Future

5 tips for rolling patient-centered care into radiology

Dec 13, 2016 | Dave Pearson
 Radiology departments and practices can incorporate principles of patient- and family-centered care (PFCC) into clinical operations without hampering productivity. Every upgrade to radiology equipment and environment represents a new opportunity to engage patients and their families. And PFCC is “a collaborative process—a journey, not a destination.”

These are among the take-home points offered for consideration in an article running in the December edition of the Journal of the American College of Radiology.

Drawing from 20 years of experience with PFCC, James Rawson, MD, and colleagues at the Medical College of Georgia at Augusta University define PFCC as the incorporating of input from patients and their family members into operational decisions.

They note that, in the present volume-to-value era, patients and family members are “evolving from passive recipients of care processes determined by doctors and other clinicians to active partners in decision making and value determination”—a development that has ramifications for reimbursement.

The Georgia team, along with co-author Becky Haines of the ACR, share numerous granular pointers they’ve picked up over the past two decades. (“Warm blankets make everything better” … “Children learn by playing” … “Diagnostic radiology can be a healing environment.”)

Also: “PFCC is a journey without a destination. You are always working to improve while the target moves.”

Their suggestions for radiology departments and practices looking to launch PFCC endeavors include:

  1. Recruit patient advisers who can advocate for more than just their own point of view. Patient advisers who helped guide a redesign project at Children’s Hospital of Georgia proposed acquiring artwork from local artists depicting scenes of South Atlantic beaches, lighthouses and other regional views. “The local images were specifically chosen by patients because they elicited discussions of their family vacations and experiences that other patients likely share, creating conversation starters,” the authors explain.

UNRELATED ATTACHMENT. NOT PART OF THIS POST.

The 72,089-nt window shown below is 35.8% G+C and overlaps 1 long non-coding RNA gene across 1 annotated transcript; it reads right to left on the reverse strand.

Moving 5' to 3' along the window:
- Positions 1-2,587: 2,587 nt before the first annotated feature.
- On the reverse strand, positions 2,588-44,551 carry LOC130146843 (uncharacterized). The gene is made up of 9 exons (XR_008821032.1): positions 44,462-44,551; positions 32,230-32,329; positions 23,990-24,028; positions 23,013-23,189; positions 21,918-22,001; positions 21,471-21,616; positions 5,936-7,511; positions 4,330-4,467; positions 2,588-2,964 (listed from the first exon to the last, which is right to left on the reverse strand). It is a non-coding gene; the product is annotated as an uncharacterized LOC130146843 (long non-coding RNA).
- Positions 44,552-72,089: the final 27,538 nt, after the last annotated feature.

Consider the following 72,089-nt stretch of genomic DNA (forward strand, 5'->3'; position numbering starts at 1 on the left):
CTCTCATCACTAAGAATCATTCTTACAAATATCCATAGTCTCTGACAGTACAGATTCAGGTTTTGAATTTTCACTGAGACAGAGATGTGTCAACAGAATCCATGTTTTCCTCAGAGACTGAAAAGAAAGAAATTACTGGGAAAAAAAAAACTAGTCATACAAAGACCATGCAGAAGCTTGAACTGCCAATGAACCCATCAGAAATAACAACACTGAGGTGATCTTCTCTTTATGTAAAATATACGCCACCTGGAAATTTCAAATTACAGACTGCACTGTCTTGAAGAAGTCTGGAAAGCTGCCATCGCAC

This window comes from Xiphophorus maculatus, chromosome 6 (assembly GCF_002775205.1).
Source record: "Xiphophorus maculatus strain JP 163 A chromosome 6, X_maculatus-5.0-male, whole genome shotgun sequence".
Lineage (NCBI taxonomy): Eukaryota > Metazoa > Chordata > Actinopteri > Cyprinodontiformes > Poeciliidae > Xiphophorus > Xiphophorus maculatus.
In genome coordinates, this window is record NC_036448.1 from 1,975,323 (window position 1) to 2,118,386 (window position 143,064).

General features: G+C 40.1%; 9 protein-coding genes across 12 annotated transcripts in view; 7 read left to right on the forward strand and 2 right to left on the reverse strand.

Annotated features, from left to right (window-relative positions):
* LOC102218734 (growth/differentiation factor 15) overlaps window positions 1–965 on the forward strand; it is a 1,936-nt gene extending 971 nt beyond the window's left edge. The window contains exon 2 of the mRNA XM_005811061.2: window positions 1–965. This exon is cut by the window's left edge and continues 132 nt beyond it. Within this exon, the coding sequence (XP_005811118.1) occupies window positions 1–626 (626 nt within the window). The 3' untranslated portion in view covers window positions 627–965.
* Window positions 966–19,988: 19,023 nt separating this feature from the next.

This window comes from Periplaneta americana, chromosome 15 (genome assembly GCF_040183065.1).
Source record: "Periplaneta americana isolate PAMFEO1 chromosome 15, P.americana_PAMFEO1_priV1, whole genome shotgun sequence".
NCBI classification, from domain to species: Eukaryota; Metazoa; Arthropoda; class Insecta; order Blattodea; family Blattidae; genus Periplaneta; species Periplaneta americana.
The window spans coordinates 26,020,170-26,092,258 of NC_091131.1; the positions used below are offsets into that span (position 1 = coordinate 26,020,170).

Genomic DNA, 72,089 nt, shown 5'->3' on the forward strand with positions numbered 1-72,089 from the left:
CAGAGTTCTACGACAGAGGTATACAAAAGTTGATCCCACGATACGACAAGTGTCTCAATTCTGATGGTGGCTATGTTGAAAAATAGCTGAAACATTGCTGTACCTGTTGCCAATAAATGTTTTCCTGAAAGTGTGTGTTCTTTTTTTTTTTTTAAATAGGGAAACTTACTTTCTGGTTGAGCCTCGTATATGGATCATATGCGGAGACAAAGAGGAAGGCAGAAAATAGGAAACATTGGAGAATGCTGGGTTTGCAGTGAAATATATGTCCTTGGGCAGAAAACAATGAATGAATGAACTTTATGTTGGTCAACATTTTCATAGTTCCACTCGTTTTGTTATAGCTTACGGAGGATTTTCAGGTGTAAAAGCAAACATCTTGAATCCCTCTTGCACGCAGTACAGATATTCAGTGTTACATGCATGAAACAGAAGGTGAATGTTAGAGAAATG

2. Create environments in which people can openly comment on what you are not doing well so that you can improve it. Listening to patients’ needs and wants while they undergo examinations can result in higher satisfaction and better outcomes, the authors point out.
  3. Look for opportunities to engage patients and families. Asking patients and family members for input has to be done prudently and judiciously. Then again, productive engagement can happen outside care processes, the authors underscore. “Diagnostic radiologists may spend most of their day reading imaging studies in a dark room,” they add, “but that does not prevent them from helping a lost patient or family negotiate an unfamiliar hospital hallway or taking a minute or two to visit the waiting room to converse with patients.”
  4. Don’t wait for someone else to take the lead. “Without courageous early leaders at the Medical College of Georgia taking a risk to accomplish their vision of PFCC, we would not have two decades of success stories to share,” the authors write. “In our case, leadership and long-term commitment to the principles [of PFCC] … created cultural continuity that has been key to a decade of award-winning quality care.” (Among the awards they’ve won are HealthImaging’s Patient-Centric Imaging Awards in 2013 and 2015.)
  5. Build inclusive teams. Bring in not only patients, families and advisers but also employees. “Inclusion of frontline staff members in the design process validated the importance of their work and their insights,” the authors write. “In our experience, an engaged staff creates a better experience for patients.”

Rawson, who serves as chair of the ACR’s patient-experience commission, and colleagues maintain that the greatest value they’ve gleaned from practicing PFCC is not the final product of any single project but the culture change that has occurred along the way.

“We saw changes in the people who participated in the projects and ultimately a transformation of the culture of an academic radiology department to be more patient and family centered,” they write. “Through changes in leadership, organizational structure, and payment systems, PFCC continued to be a core value of our department.”

“PFCC is a long journey; it is part of a successful strategy that includes inclusive management, fiscal responsibility and process improvement.”

CLICK HERE to read the original article or see the December edition of the Journal of the American College of Radiology.